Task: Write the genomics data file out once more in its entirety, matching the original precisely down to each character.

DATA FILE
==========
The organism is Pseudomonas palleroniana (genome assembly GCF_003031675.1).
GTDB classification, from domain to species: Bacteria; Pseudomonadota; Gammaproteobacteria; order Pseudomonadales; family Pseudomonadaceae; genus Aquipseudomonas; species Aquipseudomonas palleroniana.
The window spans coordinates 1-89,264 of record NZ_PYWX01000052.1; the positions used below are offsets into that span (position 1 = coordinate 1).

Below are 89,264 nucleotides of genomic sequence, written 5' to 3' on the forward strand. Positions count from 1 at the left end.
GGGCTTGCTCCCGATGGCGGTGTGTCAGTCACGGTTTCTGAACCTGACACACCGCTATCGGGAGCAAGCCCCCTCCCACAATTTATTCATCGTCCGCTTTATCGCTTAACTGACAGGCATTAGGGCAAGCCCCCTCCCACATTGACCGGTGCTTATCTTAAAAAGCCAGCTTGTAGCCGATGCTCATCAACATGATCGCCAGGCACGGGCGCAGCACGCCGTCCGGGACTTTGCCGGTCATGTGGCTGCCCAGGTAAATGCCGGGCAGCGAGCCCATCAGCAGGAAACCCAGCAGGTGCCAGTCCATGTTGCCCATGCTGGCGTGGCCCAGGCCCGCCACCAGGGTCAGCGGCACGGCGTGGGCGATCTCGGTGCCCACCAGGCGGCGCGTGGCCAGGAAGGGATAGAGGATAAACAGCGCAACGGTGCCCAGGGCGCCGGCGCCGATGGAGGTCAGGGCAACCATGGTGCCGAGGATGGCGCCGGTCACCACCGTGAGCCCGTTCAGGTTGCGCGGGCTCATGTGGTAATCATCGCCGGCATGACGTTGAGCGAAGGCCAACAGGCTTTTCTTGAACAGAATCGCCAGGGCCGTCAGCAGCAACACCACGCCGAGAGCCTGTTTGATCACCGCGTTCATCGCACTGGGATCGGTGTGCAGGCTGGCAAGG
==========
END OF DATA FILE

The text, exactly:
The organism is Pseudomonas palleroniana (genome assembly GCF_003031675.1).
GTDB classification, from domain to species: Bacteria; Pseudomonadota; Gammaproteobacteria; order Pseudomonadales; family Pseudomonadaceae; genus Aquipseudomonas; species Aquipseudomonas palleroniana.
The window spans coordinates 1-89,264 of record NZ_PYWX01000052.1; the positions used below are offsets into that span (position 1 = coordinate 1).

Below are 89,264 nucleotides of genomic sequence, written 5' to 3' on the forward strand. Positions count from 1 at the left end.
GGGCTTGCTCCCGATGGCGGTGTGTCAGTCACGGTTTCTGAACCTGACACACCGCTATCGGGAGCAAGCCCCCTCCCACAATTTATTCATCGTCCGCTTTATCGCTTAACTGACAGGCATTAGGGCAAGCCCCCTCCCACATTGACCGGTGCTTATCTTAAAAAGCCAGCTTGTAGCCGATGCTCATCAACATGATCGCCAGGCACGGGCGCAGCACGCCGTCCGGGACTTTGCCGGTCATGTGGCTGCCCAGGTAAATGCCGGGCAGCGAGCCCATCAGCAGGAAACCCAGCAGGTGCCAGTCCATGTTGCCCATGCTGGCGTGGCCCAGGCCCGCCACCAGGGTCAGCGGCACGGCGTGGGCGATCTCGGTGCCCACCAGGCGGCGCGTGGCCAGGAAGGGATAGAGGATAAACAGCGCAACGGTGCCCAGGGCGCCGGCGCCGATGGAGGTCAGGGCAACCATGGTGCCGAGGATGGCGCCGGTCACCACCGTGAGCCCGTTCAGGTTGCGCGGGCTCATGTGGTAATCATCGCCGGCATGACGTTGAGCGAAGGCCAACAGGCTTTTCTTGAACAGAATCGCCAGGGCCGTCAGCAGCAACACCACGCCGAGAGCCTGTTTGATCACCGCGTTCATCGCACTGGGATCGGTGTGCAGGCTGGCAAGG